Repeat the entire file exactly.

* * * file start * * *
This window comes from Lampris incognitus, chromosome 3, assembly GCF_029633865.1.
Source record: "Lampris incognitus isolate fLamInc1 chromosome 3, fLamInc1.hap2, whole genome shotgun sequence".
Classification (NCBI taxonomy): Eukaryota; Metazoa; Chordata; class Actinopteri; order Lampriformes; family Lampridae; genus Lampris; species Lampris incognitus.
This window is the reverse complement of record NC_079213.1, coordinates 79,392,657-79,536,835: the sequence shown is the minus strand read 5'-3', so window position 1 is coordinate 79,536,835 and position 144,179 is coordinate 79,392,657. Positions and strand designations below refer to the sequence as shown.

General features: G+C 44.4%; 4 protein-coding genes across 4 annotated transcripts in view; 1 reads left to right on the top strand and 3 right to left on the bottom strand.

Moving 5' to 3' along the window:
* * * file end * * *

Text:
This window comes from Lampris incognitus, chromosome 3, assembly GCF_029633865.1.
Source record: "Lampris incognitus isolate fLamInc1 chromosome 3, fLamInc1.hap2, whole genome shotgun sequence".
Classification (NCBI taxonomy): Eukaryota; Metazoa; Chordata; class Actinopteri; order Lampriformes; family Lampridae; genus Lampris; species Lampris incognitus.
This window is the reverse complement of record NC_079213.1, coordinates 79,392,657-79,536,835: the sequence shown is the minus strand read 5'-3', so window position 1 is coordinate 79,536,835 and position 144,179 is coordinate 79,392,657. Positions and strand designations below refer to the sequence as shown.

General features: G+C 44.4%; 4 protein-coding genes across 4 annotated transcripts in view; 1 reads left to right on the top strand and 3 right to left on the bottom strand.

Moving 5' to 3' along the window: